Pick Your Long Shot: Which book that missed our final list might win the Newbery?
We’ve announced the 15 titles that comprise the Heavy Medal Book List (HMBL), and I’m really looking forward to the online discussions of these, which start in a couple weeks. After we’ve examined all of these thoroughly in daily online posts and then in a live Zoom conversation (register here to watch the SLJ webcast), we’ll choose winners in two ways: The Heavy Medal Award Committee (HMAC) will do one ballot; and all Heavy Medal readers will cast votes in a separate tally.
Picking the actual Newbery winner isn’t really our main goal of most elections. There’s all kinds of reasons to do this, including:
- An opportunity to engage in some serious, insightful, and high-level book discussion
- An attempt to replicate, to the degree that we can, the Newbery Committee process
- A chance to share appreciation for the artistic excellence in the best of children’s literature
At the same time, it’s pretty cool when the winner of a mock awards election does match the eventual real winner. When that doesn’t happen, it can still be fascinating when the real winner is on the list, but is not chosen. That demonstrates how the unique discussions that emerge from different groups of readers can lead to different results.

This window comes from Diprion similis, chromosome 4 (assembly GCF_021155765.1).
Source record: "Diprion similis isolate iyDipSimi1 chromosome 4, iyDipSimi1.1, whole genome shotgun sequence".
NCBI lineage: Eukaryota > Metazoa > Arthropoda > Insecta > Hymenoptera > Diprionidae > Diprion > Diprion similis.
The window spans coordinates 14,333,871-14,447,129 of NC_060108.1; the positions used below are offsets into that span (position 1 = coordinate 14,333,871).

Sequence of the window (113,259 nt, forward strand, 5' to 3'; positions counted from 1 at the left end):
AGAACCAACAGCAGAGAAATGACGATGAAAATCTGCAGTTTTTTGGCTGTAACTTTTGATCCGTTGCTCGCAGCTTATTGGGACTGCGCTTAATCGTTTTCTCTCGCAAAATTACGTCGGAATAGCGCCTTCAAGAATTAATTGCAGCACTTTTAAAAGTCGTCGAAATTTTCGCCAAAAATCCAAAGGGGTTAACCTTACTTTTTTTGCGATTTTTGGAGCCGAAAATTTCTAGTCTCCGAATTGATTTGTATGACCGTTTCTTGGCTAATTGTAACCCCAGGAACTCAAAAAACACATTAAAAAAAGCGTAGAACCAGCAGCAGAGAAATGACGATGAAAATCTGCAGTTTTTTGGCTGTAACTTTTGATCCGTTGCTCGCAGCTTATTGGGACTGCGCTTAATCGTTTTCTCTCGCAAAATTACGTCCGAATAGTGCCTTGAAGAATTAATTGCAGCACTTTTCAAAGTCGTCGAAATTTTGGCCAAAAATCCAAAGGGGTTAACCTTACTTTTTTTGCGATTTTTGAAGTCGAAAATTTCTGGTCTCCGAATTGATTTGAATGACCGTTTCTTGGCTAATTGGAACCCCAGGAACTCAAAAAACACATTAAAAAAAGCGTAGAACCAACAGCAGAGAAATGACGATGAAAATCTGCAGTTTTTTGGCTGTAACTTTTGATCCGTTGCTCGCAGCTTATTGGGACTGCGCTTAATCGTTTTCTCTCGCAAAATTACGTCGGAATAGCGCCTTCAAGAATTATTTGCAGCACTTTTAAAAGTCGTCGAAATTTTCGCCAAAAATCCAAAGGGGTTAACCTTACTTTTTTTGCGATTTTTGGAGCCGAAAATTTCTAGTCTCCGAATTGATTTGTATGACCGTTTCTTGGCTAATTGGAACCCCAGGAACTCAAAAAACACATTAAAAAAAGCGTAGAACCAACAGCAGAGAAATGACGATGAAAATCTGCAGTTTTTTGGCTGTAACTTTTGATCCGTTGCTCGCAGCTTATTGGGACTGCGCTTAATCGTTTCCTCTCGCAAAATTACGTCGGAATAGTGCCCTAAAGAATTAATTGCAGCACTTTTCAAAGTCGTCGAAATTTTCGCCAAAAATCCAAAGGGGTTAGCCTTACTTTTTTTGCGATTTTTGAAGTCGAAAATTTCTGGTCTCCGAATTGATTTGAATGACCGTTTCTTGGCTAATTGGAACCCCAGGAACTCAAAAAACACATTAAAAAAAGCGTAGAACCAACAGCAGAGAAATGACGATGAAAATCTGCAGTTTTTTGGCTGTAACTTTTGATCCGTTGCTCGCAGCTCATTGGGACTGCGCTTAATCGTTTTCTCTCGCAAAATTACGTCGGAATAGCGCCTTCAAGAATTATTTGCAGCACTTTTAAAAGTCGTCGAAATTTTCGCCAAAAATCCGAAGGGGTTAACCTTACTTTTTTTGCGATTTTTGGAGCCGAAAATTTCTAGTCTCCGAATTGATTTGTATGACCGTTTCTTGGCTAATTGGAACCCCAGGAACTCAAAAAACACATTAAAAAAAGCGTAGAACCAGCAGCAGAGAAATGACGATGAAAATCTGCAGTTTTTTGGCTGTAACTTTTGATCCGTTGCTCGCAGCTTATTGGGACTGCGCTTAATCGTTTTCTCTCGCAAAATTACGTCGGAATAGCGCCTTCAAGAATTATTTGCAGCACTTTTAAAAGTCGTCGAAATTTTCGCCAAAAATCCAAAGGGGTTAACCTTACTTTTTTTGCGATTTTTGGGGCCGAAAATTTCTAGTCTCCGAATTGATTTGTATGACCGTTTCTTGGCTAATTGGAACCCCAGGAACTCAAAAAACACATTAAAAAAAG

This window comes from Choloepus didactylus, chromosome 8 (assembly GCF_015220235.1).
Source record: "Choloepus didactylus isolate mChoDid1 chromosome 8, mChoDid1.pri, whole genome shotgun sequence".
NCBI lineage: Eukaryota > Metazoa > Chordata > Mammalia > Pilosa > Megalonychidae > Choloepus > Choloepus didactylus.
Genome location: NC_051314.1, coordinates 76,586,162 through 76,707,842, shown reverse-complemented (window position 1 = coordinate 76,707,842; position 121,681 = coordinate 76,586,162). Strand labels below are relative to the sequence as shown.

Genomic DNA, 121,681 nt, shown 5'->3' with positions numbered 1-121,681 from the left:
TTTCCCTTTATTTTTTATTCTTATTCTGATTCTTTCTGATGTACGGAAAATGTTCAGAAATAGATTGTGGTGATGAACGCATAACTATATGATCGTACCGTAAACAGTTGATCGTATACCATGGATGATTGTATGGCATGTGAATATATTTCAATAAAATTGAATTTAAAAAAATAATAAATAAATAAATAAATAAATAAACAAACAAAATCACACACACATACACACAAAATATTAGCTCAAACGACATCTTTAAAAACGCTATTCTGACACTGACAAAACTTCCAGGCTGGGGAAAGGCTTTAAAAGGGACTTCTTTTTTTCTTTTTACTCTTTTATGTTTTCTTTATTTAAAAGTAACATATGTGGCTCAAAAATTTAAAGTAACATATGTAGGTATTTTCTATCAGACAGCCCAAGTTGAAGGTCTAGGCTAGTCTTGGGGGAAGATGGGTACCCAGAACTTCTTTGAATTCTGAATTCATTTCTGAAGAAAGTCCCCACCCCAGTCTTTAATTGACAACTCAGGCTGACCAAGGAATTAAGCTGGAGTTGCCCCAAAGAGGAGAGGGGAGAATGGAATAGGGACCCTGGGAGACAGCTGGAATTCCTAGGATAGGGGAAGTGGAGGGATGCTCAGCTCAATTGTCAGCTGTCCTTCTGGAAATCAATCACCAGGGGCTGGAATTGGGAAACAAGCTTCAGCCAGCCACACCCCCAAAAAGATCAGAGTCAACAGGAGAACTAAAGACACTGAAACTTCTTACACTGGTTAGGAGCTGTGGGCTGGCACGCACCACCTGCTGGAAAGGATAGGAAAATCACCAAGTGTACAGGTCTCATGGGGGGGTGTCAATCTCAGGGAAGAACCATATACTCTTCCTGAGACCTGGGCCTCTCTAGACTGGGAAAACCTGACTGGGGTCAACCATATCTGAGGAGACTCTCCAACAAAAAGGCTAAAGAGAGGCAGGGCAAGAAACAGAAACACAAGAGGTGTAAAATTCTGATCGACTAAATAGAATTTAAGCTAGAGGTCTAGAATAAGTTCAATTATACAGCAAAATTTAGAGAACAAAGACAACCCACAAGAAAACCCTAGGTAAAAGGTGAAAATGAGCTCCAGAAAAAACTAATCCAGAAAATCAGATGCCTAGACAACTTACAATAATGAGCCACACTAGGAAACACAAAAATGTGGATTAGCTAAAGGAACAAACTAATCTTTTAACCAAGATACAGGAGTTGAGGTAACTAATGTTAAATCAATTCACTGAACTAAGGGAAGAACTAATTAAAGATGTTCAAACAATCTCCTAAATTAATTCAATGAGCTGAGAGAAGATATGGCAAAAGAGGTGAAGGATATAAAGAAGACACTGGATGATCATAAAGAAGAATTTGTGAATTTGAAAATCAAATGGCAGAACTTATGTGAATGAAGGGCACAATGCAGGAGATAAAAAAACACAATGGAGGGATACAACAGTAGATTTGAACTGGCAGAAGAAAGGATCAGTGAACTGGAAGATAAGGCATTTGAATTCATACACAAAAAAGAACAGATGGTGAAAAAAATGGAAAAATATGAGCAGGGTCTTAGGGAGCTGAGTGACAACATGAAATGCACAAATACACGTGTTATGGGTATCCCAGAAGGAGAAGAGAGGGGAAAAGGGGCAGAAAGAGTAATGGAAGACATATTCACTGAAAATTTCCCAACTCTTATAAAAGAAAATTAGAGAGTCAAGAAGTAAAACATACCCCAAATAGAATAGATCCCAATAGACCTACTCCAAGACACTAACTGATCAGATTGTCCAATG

I never mind if the Heavy Medal winner isn’t the real Newbery winner. In the past four years, we hit the winner just once: NEW KID was the choice of the HMAC for 2020. But I do hope that it the Medal books at least turns out to be on our list of finalists. That has been the case for three of the past four years. We missed on MERCI SUÁREZ CHANGES GEARS (sorry Emily, I know that was your Committee).
Is the eventual winner on this year’s Heavy Medal Book List? We won’t know for sure until the Youth Media Awards event on January 24th. But it’s fun to speculate. After we finalized this list, I decided to go down the list of titles that we did not choose, and pick one single book that I think might still have the strongest chances of actually winning the Medal.
My pick: THE RACONTEUR’S COMMONPLACE BOOK. I know I wasn’t the only one impressed by this book, but it never really got enough support on Heavy Medal for me to push for it to appear in the top 15 (though I was tempted). And HM readers expressed some legitimate concerns:
- “jumped around too much”
- “it sagged for me in the middle”
- “the weakest section was the very end”
- “it may be difficult for children to engage with this book”
I can see some merit in some of those comments, but was just so impressed by the combination of sentence level writing and intricately plot development. Also world-building and characterizations. And I believe that 15 people who have read this carefully, at least twice, just might have to give this one a Medal, because it’s that well-written. Well, I’m trying to convince myself to believe that, anyway….
So what do you think? What’s the one book that didn’t make the HMBL that you think has the best chance to emerge as the Newbery Winner on January 24th?
Filed under: Book Discussion
About Steven Engelfried
Steven Engelfried was the Library Services Manager at the Wilsonville Public Library in Oregon until he retired after 35 years as a full-time librarian. He served on the 2010 Newbery committee, chaired the 2013 Newbery Committee, and also served on the 2002 Caldecott committee. You can reach him at email@example.com.
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